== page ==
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Inshore Cod Fishery
After hundreds of hours of chipping and gauging on a tiny scale, Francis Patey has recreated the history of Newfoundland and Labrador as it relates to the backbone of rural Newfoundland in the inshore Cod Fishery.. [Click photos to view full size]..
In earlier years, the cod trap was the main source of catching cod from June to early September, at which time the inshore fishery continued until December with the trawl, hook and line, and the cod jigger..
In the seventies, a new method of catching cod was introduced to the inshore fishery.. This was the gill net, at which time many fishermen said “we will curse the day that the gill net was first used”.. By the early eighties alarm bells began to ring indicating that something was happening.. The inshore northern cod fishery’s catches were way down.. Then, fingers started pointing.. Most fishermen blamed the decrease on offshore draggers, especially those from other countries, but our own Canadian ships shared part of the blame and closer to shore, the gill net was also put to blame..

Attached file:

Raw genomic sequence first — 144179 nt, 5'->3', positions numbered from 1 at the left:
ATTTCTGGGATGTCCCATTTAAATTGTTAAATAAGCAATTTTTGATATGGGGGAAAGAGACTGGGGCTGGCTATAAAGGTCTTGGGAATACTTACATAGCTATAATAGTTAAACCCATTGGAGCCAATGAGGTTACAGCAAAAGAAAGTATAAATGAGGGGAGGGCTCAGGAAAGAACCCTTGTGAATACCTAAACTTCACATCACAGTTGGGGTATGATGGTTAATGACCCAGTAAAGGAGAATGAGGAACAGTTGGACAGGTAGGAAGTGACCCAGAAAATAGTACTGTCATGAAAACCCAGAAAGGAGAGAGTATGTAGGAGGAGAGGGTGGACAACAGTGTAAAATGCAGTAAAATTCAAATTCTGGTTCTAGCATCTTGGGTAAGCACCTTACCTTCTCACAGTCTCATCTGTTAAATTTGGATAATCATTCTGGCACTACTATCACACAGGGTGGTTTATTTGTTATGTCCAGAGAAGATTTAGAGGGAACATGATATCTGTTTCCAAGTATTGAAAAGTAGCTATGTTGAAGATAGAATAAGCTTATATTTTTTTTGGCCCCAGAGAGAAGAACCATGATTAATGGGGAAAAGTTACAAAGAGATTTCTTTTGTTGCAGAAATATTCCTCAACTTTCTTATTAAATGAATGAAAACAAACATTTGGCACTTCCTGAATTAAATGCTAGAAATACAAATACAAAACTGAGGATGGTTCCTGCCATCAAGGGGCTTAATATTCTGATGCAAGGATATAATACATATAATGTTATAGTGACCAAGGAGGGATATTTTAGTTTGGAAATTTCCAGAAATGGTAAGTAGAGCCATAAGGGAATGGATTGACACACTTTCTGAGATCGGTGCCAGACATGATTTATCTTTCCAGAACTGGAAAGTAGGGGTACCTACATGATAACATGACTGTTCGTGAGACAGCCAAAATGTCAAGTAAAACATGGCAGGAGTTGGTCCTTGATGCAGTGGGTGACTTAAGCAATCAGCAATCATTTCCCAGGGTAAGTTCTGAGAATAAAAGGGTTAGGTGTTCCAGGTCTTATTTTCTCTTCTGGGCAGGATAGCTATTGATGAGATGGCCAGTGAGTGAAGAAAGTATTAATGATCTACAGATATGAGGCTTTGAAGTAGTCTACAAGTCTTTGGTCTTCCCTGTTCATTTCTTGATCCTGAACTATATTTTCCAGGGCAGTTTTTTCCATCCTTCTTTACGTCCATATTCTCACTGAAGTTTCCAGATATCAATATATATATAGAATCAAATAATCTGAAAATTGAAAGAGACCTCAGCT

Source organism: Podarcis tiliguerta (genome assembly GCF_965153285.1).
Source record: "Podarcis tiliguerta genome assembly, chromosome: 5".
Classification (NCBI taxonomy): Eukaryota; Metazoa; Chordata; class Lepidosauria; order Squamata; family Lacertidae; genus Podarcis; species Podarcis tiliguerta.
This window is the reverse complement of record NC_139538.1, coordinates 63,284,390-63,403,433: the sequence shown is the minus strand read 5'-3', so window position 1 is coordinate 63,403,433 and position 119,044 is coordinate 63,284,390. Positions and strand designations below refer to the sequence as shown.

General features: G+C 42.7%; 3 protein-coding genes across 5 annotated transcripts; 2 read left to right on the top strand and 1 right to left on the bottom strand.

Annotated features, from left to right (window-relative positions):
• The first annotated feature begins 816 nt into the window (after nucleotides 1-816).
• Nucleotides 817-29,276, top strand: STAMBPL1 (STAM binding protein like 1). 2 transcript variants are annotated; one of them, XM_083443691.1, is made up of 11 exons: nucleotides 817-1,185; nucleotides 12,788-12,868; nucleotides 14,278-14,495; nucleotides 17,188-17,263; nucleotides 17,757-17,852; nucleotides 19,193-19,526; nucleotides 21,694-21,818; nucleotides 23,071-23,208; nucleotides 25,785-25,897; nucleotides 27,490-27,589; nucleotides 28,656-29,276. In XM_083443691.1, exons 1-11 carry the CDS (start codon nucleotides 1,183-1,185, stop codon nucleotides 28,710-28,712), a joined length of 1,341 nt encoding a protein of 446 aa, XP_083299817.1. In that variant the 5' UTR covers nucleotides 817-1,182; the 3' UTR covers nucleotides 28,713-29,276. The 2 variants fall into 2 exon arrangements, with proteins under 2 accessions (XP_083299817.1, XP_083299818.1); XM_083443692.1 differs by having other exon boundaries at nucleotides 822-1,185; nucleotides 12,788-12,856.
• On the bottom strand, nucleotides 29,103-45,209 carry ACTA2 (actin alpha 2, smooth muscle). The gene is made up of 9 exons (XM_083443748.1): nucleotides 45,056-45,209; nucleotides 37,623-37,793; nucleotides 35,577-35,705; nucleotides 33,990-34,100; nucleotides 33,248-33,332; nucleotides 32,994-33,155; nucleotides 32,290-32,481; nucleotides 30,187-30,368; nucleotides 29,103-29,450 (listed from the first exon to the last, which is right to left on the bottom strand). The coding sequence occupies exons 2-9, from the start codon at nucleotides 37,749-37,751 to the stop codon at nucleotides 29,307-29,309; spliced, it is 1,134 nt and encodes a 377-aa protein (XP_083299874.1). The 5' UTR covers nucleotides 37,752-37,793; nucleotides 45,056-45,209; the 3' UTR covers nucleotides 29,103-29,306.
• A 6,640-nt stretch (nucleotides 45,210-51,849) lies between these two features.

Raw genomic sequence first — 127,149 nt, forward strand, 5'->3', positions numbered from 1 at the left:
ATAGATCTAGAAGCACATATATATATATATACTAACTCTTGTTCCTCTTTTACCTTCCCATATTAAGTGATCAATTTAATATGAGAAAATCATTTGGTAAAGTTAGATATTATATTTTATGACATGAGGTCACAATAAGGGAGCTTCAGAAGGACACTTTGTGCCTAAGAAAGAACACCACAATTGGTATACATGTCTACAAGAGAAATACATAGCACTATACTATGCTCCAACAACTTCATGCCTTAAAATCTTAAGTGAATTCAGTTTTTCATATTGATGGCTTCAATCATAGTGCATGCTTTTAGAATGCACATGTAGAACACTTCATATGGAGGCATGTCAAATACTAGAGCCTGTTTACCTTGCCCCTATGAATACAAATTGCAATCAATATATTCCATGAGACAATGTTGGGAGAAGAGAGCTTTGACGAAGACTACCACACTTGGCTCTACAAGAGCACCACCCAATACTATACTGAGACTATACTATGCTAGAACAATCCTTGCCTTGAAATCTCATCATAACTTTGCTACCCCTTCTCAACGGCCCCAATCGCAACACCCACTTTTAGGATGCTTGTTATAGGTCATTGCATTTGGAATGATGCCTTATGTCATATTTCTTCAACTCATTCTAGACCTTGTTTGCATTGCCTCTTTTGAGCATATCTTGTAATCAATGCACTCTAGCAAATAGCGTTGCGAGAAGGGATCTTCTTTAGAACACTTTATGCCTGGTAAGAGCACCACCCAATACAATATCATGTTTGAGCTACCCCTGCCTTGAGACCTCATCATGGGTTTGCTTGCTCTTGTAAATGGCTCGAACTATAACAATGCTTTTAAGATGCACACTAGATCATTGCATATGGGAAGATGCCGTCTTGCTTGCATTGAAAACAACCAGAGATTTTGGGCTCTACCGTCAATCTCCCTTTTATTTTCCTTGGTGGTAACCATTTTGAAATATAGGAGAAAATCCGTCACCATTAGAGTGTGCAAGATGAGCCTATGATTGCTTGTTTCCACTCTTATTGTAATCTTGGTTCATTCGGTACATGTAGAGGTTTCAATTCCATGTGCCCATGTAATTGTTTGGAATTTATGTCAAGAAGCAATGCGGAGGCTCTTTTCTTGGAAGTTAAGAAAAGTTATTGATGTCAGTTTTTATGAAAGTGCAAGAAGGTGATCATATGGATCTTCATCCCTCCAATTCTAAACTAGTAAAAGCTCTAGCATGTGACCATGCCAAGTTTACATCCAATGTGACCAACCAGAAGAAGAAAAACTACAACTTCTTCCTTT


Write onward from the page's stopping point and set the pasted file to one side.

By the early nineties, catches were at an all time low.. On July 02, 1992, John Crosby, then Federal Minister of Fisheries, placed a two year moratorium on the northern cod fishery.. Now, some 18 years later the moratorium is still in existence except for a very limited test fishery and a limited food and recreational fishery.. The cod moratorium was the greatest financial disaster ever to hit rural Newfoundland and Labrador from which it never did recover..
Since the moratorium, inshore fisher people ventured into another fishery, namely the shell fishery such as crab and shrimp.. Today, fishermen are saying that this fishery too, will go the way of the northern cod because we have too many boats fishing for so little fish.. Even without these signs, most inshore fishermen will say no other fishery will replace the cod fishery financially..
The display may be viewed at 9 Lamage Point Road, St. Anthony East, please drop by..